• Retailers should clean and sanitize deli slicers frequently and other areas where deli products are prepared, stored, or served to avoid cross contamination.
  • This outbreak is a reminder that people at higher risk for severe Listeria infection should handle deli-sliced meats and cheeses carefully to prevent illness. Pregnant women and their newborns, adults age 65 and older, and people with weakened immune systems are more likely to get sick with listeriosis.

NPHW Friday: Climate Change

Today is the fifth day of National Public Health Week, the day’s theme melds with one of our newer initiatives – the Public Health impacts of Climate Change.

Friday’s Theme is Climate Change

Friday,. April 5. National Public Health Week. Climate Change. NPHW 2019 Virginia. Virginia Department of Health. Group of people cleaning up a beach.

Last fall, Dr. Oliver conducted a “Listening Tour” across the state, meeting with local health officials and community members to better understand the health needs and concerns of those we serve.  As the tour progressed, it became apparent that the public health impacts of climate change are of high concern for Virginians.

In response to those concerns, Dr. Oliver requested a VDH internal working group be established to assess the public health impacts of climate change and to outline our agency data and resources to address this issue.  In January of 2019, the VDH Climate Change Committee, or “C-3,” was formed. The C-3 includes representatives from VDH’s offices of Environmental Health, Drinking Water, Epidemiology, Emergency Preparedness and Health Equity.

View our Toolkit for more information about National Public Health Week.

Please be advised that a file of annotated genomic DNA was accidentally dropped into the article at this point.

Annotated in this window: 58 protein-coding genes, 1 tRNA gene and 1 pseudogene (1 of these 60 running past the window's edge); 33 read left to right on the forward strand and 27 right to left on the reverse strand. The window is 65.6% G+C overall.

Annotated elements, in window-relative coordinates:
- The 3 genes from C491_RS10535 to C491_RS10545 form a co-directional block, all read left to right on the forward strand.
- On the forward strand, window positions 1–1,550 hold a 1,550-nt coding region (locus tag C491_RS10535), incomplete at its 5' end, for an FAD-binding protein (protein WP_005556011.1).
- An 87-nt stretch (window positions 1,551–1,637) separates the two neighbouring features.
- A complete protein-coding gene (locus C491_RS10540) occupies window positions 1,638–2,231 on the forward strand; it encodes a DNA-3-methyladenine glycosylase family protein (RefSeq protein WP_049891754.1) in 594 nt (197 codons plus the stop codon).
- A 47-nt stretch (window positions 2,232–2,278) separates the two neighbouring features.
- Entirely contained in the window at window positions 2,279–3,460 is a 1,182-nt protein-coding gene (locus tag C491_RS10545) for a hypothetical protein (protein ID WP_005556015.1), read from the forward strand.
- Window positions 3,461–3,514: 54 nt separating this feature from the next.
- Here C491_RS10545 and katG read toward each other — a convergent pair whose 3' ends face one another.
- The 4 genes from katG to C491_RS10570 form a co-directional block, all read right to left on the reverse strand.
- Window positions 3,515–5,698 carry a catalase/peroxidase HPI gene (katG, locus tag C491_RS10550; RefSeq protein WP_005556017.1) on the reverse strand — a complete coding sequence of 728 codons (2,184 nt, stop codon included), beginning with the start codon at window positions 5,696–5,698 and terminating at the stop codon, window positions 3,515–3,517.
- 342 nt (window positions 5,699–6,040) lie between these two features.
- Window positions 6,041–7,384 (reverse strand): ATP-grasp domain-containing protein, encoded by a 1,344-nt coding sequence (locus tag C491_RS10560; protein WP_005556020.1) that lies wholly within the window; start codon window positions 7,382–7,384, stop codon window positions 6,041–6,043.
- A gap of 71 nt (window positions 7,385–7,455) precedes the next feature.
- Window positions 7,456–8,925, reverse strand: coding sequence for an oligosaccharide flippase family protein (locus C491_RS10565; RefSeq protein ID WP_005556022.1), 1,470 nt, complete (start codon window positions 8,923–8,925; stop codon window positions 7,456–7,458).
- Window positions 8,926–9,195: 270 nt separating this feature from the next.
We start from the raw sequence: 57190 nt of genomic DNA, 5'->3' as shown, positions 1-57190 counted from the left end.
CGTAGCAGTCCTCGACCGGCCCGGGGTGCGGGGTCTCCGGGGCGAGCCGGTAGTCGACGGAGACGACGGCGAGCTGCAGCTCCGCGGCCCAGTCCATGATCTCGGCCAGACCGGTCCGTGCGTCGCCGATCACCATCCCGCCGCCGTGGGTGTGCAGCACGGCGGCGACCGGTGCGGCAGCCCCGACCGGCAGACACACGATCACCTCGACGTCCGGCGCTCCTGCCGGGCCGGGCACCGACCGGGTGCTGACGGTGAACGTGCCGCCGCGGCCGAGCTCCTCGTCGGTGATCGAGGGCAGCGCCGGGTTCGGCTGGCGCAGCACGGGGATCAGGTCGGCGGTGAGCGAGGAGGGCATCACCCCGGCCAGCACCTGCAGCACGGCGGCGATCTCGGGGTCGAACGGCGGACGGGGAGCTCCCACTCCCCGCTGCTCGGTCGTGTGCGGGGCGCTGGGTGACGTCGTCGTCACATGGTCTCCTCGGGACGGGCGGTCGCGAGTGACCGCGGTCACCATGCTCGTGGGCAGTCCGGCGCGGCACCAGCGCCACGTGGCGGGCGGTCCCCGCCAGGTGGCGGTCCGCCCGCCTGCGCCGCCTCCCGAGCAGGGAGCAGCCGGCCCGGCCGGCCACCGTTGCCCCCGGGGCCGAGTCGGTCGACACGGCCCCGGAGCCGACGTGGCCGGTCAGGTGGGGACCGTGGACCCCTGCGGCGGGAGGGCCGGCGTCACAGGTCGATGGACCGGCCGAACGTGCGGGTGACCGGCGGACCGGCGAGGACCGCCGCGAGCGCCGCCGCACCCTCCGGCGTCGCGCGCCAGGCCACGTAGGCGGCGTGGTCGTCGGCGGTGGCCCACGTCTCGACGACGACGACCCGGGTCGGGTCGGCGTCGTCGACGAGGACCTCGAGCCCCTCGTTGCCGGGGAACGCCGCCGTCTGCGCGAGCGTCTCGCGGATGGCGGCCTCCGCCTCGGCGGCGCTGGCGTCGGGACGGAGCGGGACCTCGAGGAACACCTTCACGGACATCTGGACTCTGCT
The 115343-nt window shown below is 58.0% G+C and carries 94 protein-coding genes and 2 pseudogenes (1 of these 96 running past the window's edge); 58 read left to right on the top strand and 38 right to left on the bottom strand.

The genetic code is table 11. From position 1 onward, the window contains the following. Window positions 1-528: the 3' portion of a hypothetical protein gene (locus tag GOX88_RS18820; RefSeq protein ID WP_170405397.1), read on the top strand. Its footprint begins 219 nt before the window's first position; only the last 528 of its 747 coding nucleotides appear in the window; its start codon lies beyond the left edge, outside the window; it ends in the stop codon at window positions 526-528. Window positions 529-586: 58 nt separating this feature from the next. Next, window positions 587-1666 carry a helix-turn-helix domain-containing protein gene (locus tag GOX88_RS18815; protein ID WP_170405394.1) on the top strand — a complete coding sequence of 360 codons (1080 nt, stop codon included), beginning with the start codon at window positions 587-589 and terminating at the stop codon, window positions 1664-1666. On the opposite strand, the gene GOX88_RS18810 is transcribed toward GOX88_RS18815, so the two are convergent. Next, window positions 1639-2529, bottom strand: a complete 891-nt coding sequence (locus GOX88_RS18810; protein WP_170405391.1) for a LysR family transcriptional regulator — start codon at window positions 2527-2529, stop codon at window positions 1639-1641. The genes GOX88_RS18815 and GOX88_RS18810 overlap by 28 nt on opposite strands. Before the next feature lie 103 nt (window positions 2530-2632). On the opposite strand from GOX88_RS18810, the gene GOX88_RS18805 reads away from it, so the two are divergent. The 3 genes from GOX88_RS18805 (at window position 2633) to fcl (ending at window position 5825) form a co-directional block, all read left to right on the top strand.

Kingston Pharma, LLC RECALLS ” DG™/health NATURALS baby Cough Syrup + Mucus” Because of Possible Health Risk

March 20, 2019 – Kingston Pharma, LLC of Massena, NY is recalling Lot KL180157 of its 2-fluid ounce (59 mL) bottles of DG™/health NATURALS baby Cough Syrup + Mucus” because it has the potential to be contaminated with Bacillus cereus/ Bacillus circulansBacillus cereus in food products has the potential to produce two forms of gastrointestinal illness, one being a syndrome primarily of vomiting, and the other of diarrhea.  Most often, illnesses are mild and self-limiting, although more serious and even lethal cases have occurred.  Individuals at risk for more severe forms of illness include infants, young children, and others with weakened immune systems. No illnesses have been reported to date in connection with this problem with the use of DG™/health NATURALS baby Cough Syrup + Mucus. Read recall  in full at: https://www.fda.gov/Safety/Recalls/ucm634052.htm

The recalled DG™/health NATURALS baby Cough Syrup + Mucus” bottles were distributed nationwide in Dollar General retail stores.  The product comes in a carton labeled DG™/health baby Cough Syrup + Mucus in 2-fluid ounce bottles marked with Lot KL180157 Expiration date 11/20 on the bottom of the carton and back of the bottle label; UPC Code 8 54954 00250 0.

The potential for contamination was noted after audit testing revealed the presence of Bacillus cereus /Bacillus circulans in some bottles of this lot of the product. One in ten bottles showed low levels of Bacillus cereus and two in ten bottles showed low levels of Bacillus circulans.

Production of the product has been suspended while FDA and the company continue their investigation as to the source of the problem.

Consumers who have purchased Lot KL180157 of DG™/health NATURALS baby Cough Syrup + Mucus” may return them to the place of purchase for a full refund. Consumers with questions may contact the company at 1-844-724-7347 8:30 a.m. to 6:00 p.m. EST or e-mail at Christina.Condon@SciRegs.com.